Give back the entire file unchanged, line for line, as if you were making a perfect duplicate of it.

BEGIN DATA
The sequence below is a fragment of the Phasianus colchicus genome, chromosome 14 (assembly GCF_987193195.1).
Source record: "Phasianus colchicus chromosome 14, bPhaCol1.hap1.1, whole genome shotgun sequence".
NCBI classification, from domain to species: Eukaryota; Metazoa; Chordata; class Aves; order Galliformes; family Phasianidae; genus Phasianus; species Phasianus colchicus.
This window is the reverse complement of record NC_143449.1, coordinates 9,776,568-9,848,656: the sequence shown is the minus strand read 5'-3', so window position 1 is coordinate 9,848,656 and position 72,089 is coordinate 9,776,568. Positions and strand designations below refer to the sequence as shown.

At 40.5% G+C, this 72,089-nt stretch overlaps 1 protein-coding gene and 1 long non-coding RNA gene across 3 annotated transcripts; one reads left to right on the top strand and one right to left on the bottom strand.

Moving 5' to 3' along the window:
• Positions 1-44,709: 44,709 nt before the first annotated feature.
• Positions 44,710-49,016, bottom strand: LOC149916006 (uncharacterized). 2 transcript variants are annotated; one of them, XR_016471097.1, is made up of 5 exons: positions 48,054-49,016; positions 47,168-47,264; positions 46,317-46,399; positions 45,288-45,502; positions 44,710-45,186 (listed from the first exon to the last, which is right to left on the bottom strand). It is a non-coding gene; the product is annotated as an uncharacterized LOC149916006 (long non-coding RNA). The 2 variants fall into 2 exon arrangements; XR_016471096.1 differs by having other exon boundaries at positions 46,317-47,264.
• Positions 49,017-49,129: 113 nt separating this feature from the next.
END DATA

The sequence below is a fragment of the Phasianus colchicus genome, chromosome 14 (assembly GCF_987193195.1).
Source record: "Phasianus colchicus chromosome 14, bPhaCol1.hap1.1, whole genome shotgun sequence".
NCBI classification, from domain to species: Eukaryota; Metazoa; Chordata; class Aves; order Galliformes; family Phasianidae; genus Phasianus; species Phasianus colchicus.
This window is the reverse complement of record NC_143449.1, coordinates 9,776,568-9,848,656: the sequence shown is the minus strand read 5'-3', so window position 1 is coordinate 9,848,656 and position 72,089 is coordinate 9,776,568. Positions and strand designations below refer to the sequence as shown.

At 40.5% G+C, this 72,089-nt stretch overlaps 1 protein-coding gene and 1 long non-coding RNA gene across 3 annotated transcripts; one reads left to right on the top strand and one right to left on the bottom strand.

Moving 5' to 3' along the window:
• Positions 1-44,709: 44,709 nt before the first annotated feature.
• Positions 44,710-49,016, bottom strand: LOC149916006 (uncharacterized). 2 transcript variants are annotated; one of them, XR_016471097.1, is made up of 5 exons: positions 48,054-49,016; positions 47,168-47,264; positions 46,317-46,399; positions 45,288-45,502; positions 44,710-45,186 (listed from the first exon to the last, which is right to left on the bottom strand). It is a non-coding gene; the product is annotated as an uncharacterized LOC149916006 (long non-coding RNA). The 2 variants fall into 2 exon arrangements; XR_016471096.1 differs by having other exon boundaries at positions 46,317-47,264.
• Positions 49,017-49,129: 113 nt separating this feature from the next.